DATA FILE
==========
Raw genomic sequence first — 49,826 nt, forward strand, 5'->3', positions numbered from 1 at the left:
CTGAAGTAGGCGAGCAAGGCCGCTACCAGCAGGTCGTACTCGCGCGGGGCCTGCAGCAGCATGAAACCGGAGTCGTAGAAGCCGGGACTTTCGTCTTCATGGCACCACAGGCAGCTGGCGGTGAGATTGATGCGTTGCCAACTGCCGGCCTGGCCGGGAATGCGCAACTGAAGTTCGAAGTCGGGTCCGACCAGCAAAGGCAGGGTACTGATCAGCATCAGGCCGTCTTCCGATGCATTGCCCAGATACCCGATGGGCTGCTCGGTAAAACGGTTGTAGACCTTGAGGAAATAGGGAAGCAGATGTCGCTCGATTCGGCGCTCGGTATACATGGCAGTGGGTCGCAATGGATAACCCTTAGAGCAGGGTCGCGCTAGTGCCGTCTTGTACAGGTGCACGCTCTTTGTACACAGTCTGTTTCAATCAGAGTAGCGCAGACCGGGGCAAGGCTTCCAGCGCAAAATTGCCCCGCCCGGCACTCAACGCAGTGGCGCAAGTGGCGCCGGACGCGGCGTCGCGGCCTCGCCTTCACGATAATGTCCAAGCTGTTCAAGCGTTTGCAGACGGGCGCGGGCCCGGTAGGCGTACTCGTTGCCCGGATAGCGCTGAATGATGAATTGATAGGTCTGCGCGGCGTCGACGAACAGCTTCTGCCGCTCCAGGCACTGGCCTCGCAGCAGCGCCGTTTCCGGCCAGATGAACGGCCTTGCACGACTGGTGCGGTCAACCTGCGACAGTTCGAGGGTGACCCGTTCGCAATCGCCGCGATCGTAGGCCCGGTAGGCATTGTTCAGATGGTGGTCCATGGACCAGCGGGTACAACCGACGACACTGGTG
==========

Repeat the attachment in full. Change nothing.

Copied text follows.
Raw genomic sequence first — 49,826 nt, forward strand, 5'->3', positions numbered from 1 at the left:
CTGAAGTAGGCGAGCAAGGCCGCTACCAGCAGGTCGTACTCGCGCGGGGCCTGCAGCAGCATGAAACCGGAGTCGTAGAAGCCGGGACTTTCGTCTTCATGGCACCACAGGCAGCTGGCGGTGAGATTGATGCGTTGCCAACTGCCGGCCTGGCCGGGAATGCGCAACTGAAGTTCGAAGTCGGGTCCGACCAGCAAAGGCAGGGTACTGATCAGCATCAGGCCGTCTTCCGATGCATTGCCCAGATACCCGATGGGCTGCTCGGTAAAACGGTTGTAGACCTTGAGGAAATAGGGAAGCAGATGTCGCTCGATTCGGCGCTCGGTATACATGGCAGTGGGTCGCAATGGATAACCCTTAGAGCAGGGTCGCGCTAGTGCCGTCTTGTACAGGTGCACGCTCTTTGTACACAGTCTGTTTCAATCAGAGTAGCGCAGACCGGGGCAAGGCTTCCAGCGCAAAATTGCCCCGCCCGGCACTCAACGCAGTGGCGCAAGTGGCGCCGGACGCGGCGTCGCGGCCTCGCCTTCACGATAATGTCCAAGCTGTTCAAGCGTTTGCAGACGGGCGCGGGCCCGGTAGGCGTACTCGTTGCCCGGATAGCGCTGAATGATGAATTGATAGGTCTGCGCGGCGTCGACGAACAGCTTCTGCCGCTCCAGGCACTGGCCTCGCAGCAGCGCCGTTTCCGGCCAGATGAACGGCCTTGCACGACTGGTGCGGTCAACCTGCGACAGTTCGAGGGTGACCCGTTCGCAATCGCCGCGATCGTAGGCCCGGTAGGCATTGTTCAGATGGTGGTCCATGGACCAGCGGGTACAACCGACGACACTGGTG